Uneven "Pacific Rim" Mistakes Action For Imagination
“Pacific Rim” is stupid. All-caps stupid. So stupid that it willfully evokes Roland Emmerich’s much-maligned “Godzilla” remake (translation: overblown special effects combined with base monster movie tropes), along with countless other lumbering summer tentpoles, the best of which are nothing more than guilty pleasures (e.g. “Independence Day,” another Roland Emmerich joint). In this Saturday morning cartoon come to life, all that matters is destruction, and the audience’s willingness to forgive the film for being so terrible in all other respects. Tonally, “Pacific Rim” puts the “disaster” in “disaster movie.”
Charlie Hunnam, with all the charisma of a limestone wall, stars as Raleigh Becket, a Jaeger (giant robot) pilot in the fight against the Kaiju (giant monsters). Del Toro makes the insane decision to skip over the Kaiju’s origins via montage, leaving any hint of mystery out of the equation. In fact, we’re treated to a full-scale fight sequence before the opening titles. Thusly, what we know about or see of the Kaiju barely changes over the course of the next 2 hours, making it even more miraculous that Charlie Day is able to steal the show as Dr. Newton Geiszler, a scientist-slash-Kaiju-enthusiast – more on him later.
Also along for the ride: Idris Elba as Stacker Pentecost, the comically stoic Jaeger commander, Rinko Kikuchi as Mako, Raleigh’s combat partner and half-baked love interest, and Ron Perlman as Hannibal Chau, a mythical gangster who makes a living on the black market by harvesting and selling Kaiju organs. The entire cast seems to be unsure as to what kind of movie they’re in, but it’s hard to assign blame because the pic’s various subplots are startlingly disjointed. Half of the film is played deadly serious, while the other half swerves back and forth between camp and broad comedy. Clifton Collins Jr., an undeniably talented character actor, turns in one of the year’s worst performances as a laughably over-eager Jaeger technician. But it’s impossible to say where the character went wrong – whether it was in the writing process, in del Toro’s direction, or in Collins’ choices on-set.
The aforementioned Charlie Day, accompanied by a rival scientist played by Burn Gorman (who acts as though he’s in a real world episode of “Scooby Doo”), gets nearly all of the film’s best moments, sharing much of his screen time with the always watchable Perlman. As the monsters are naturally more interesting than their mechanical adversaries, Day’s character is our much-needed portal into the world of the Kaiju, and his dexterous performance – along with the few glimpses we get of the monsters in broad daylight – are highlights.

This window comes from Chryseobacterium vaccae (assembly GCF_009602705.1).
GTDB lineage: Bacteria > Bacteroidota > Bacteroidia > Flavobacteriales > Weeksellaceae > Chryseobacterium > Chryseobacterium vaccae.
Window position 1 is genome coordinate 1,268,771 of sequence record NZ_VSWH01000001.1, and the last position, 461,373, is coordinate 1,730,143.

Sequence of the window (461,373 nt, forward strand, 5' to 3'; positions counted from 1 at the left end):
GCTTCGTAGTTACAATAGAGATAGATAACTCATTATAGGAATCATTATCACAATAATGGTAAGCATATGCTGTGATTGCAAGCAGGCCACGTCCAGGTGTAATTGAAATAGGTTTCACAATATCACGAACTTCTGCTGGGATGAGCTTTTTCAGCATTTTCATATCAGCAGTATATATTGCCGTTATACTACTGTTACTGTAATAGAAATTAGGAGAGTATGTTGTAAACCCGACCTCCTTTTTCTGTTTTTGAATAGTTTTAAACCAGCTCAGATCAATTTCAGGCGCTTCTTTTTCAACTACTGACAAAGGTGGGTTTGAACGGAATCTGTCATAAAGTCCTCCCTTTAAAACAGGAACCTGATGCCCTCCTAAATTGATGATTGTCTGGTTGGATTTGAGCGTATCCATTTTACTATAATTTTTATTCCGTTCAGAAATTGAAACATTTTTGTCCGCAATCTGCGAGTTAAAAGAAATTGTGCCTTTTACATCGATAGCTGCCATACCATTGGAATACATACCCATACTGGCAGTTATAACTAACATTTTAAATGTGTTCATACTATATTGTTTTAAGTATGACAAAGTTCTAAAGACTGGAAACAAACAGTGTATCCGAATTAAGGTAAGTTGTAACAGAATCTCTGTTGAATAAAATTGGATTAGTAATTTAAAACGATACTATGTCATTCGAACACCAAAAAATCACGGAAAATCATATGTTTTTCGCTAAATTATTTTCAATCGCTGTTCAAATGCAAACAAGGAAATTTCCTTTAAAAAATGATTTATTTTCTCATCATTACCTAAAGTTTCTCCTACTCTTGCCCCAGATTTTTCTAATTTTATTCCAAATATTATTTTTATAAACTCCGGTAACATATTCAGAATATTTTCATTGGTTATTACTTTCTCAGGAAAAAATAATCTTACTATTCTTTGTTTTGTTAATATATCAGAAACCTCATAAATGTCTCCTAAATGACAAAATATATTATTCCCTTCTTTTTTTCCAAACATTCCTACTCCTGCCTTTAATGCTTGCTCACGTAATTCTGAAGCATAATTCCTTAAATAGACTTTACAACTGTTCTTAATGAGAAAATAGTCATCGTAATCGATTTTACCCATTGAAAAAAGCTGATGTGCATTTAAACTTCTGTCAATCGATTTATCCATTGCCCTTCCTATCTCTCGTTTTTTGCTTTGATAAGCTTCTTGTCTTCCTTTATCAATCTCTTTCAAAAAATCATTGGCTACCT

If you’re only concerned with the action scenes, they’re fine, if not exactly revolutionary. The onslaught of CGI, while very well done, is just as exhausting as it was in Michael Bay’s “Transformers” films, except here there’s even more of it. Entire scenes are comprised entirely of special effects with no sense of gravity to any of it. While del Toro has a better visual eye than most of his contemporaries, it’s still difficult to make sense of machines that don’t and couldn’t exist interact with monsters the size of skyscrapers. While Spielberg went to great lengths with “Jurassic Park” to maintain a sense of scale (and intrigue, and intellect, etc.), del Toro doesn’t seem to care that we believe any of what we’re seeing, because… robots and monsters!!!
“Pacific Rim” is yet another victim of its own hype, a bulky, balky summer actioner that demands we check our brains at the door, for fear that we might recognize its flimsiness. It practically shouts its audience into compliance, only to spend the following 2 hours smugly celebrating itself as the ultimate realization of those rainy Saturday afternoons that many of us spent playing with action figures. But the thing about action figures is that they serve to stoke imaginations, not replace them. Sure, the stories that we wrote for our toys were as derivative as anything in “Pacific Rim,” but they were our stories. They weren’t exercises in childhood-by-proxy, bankrolled by Warner Bros., but they were stories that came from our hearts and minds. And as well intentioned as Guillermo’s del Toro’s latest may be, it’s a lousy stand-in for actual childhood memories. Return to sender.
Rating: ★★ out of ★★★★★ (Not So Good)
Release Date: July 12, 2013
Studio: Warner Bros. Pictures
Director: Guillermo del Toro
Screenwriter: Travis Beacham, Guillermo del Toro
Starring: Charlie Hunnam, Idris Elba, Rinko Kikuchi, Charlie Day, Ron Perlman, Robert Kazinsky, Max Martini, Clifton Collins, Jr., Burn Gorman, Larry Joe Campbell, Brad William Henke, Diego Klattenhoff
MPAA Rating: PG-13 (for sequences of intense sci-fi action and violence throughout, and brief language)